Biotech Innovation, Risks, Raising Capital

by | Friday, June 29th, 2012

Any molecule early in development is not yet an asset, but it is already a “cash burner.”
Michele Ollier, Index Ventures

Yesterday, RE:INVENTION attended Prescience International‘s “Catalyzing Life Science Startups” event at San Diego’s Janssen Labs. Moderator Diego Miralles, Head of the Janssen R&D West Coast Research Center and Janssen Healthcare Innovation, led a rockstar panel comprised of Rowan Chapman (Mohr Davidow Ventures), David Coats (Correlation Ventures), Anand Mehra (Sofinnova Ventures), and Pratik Shah (Thomas, McNerney & Partners). It was a sell-out event — not uncommon for the Prescience International team. They’ve already established a proven life science research center and incubator innovation business model with the San Jose Biocenter.

Noteworthy attendees? Ruprecht von Buttlar (CONNECT). Chris Steinhardt (a Partner at Knobbe Martins). Bright folks from Big Pharma (no surprise: big pharma + small biotech company = perfect marriage. The small biotech company gets money to fund development of its breakthrough technology and the large pharmaceutical company gets a blockbuster product).

We were excited to learn more about the evolution of biosciences venture funding, particularly since venture financing for biotech and life sciences has been in decline due to the global financial crisis and poor returns from stock offerings. We fondly recalled Paul Singh’s recent tweet: “VCs 5 years ago: “how do you make money?” VCs today: “how do you acquire customers?

Ironically, not one of the VCs on the Prescience panel mentioned customers. Not once.

What the panel DID discuss…

the challenges of funding innovation in the life science industry. VCs, afterall, are in the business of generating returns, preferring lower-risk, short-term projects. Rowan Chapman articulated this prisoner’s dilemma well: “When Mohr Davidow Ventures evaluates a potential life science investment, we classify the business as LIFT or SHIFT. A LIFT company offers improvements on an existing solution (cost-savings, better treatment, etc.). A SHIFT company has created a novel solution, never done, never categorized.” In the case of SHIFT biosciences companies, Chapman continued, the FDA is a huge barrier to commercialization and VCs can’t accurately scope trial timelines and tactics. SHIFT companies present huge technical risks in terms of time and money.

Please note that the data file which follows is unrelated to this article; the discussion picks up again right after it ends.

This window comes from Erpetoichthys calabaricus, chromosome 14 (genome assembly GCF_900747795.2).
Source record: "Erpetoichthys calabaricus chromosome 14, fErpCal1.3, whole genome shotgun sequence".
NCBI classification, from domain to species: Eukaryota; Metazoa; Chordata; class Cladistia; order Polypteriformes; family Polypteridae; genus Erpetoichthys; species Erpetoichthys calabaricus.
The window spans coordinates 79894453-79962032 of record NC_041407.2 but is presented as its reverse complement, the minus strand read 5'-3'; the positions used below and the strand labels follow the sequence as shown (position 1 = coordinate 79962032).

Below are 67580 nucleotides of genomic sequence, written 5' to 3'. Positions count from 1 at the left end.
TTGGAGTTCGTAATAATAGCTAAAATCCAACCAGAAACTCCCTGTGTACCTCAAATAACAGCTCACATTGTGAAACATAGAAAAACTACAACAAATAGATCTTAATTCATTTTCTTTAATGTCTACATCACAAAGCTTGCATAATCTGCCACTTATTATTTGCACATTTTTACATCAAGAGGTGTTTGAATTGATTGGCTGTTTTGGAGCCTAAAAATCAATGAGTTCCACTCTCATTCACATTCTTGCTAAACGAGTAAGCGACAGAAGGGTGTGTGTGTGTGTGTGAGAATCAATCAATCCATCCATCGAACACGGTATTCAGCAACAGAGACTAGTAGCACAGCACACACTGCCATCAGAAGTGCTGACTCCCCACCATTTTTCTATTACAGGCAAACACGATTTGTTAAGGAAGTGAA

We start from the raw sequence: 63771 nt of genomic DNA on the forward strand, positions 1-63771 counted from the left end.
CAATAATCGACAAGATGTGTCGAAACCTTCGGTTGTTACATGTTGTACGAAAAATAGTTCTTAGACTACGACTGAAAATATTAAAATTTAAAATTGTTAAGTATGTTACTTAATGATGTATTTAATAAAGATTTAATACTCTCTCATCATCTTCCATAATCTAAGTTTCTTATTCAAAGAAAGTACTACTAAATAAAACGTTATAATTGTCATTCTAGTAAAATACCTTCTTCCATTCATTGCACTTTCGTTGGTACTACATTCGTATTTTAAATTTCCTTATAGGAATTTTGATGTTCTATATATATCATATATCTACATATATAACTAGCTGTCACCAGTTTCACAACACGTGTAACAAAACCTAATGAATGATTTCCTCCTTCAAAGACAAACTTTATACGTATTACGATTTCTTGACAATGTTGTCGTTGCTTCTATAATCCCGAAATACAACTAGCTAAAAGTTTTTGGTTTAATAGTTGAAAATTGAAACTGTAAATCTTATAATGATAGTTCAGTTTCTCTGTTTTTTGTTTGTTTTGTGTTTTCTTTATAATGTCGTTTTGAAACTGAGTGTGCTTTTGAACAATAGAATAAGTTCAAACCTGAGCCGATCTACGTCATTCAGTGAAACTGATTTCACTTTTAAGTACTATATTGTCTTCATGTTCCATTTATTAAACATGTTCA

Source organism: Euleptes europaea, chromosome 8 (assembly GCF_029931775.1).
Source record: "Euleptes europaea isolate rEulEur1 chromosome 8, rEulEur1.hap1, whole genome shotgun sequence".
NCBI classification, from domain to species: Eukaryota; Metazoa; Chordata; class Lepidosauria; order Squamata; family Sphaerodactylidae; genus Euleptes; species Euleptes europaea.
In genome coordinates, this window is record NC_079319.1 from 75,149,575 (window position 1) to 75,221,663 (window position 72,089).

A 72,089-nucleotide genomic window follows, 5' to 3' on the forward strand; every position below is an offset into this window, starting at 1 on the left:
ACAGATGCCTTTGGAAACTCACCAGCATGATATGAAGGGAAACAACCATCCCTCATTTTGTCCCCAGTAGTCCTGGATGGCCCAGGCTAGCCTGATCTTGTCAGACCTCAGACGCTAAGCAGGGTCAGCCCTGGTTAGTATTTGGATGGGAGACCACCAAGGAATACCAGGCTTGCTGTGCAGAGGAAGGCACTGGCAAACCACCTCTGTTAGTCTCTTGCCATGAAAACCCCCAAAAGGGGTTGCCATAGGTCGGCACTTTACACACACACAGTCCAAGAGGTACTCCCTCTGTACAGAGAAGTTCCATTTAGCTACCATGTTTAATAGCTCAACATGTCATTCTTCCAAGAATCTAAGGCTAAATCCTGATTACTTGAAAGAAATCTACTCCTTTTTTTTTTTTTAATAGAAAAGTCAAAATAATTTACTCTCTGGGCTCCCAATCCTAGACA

In other words: the more INNOVATIVE your life science company, the more likely you will face FDA opposition and technical trial barriers. The more CAPITAL you will need to commercialize your product. Yet the LESS likely your company will receive the capital it needs to achieve product commercialization.

The solution, suggested by the panelists? Innovative life science companies that hope to raise capital need to FIRST AND FOREMOST educate VCs about perceptions of risk in a clear, consistent, easy to understand way.

Bingo. An investor pitch requires presentation of risks upfront. Creating a risk-aware environment for potential investors is actually not that difficult if you stick to the basics: What’s your biz? What’s the opportunity? Does it make sense for an investor to be in that space? What’s the commercial viability of your product? Is there foreseeable and significant market growth for the next 7-15 years? Do clinicians agree that your technology/product would be desirable for patients? How will your company achieve proof of concept? Are you scaled appropriately for your strategy? How will your company leverage strategic capital efficiency? How will your company mitigate technical risk? Who would buy/license your product? What would prevent them from doing so? What’s the most likely scenario and the worst case scenario?

Share the hope and forget the hype. Close with realistic exit scenarios.

Given the tenuous nature of raising capital in the life science industry, that’s pretty good advice even if it seems oversimplified. What do you think?

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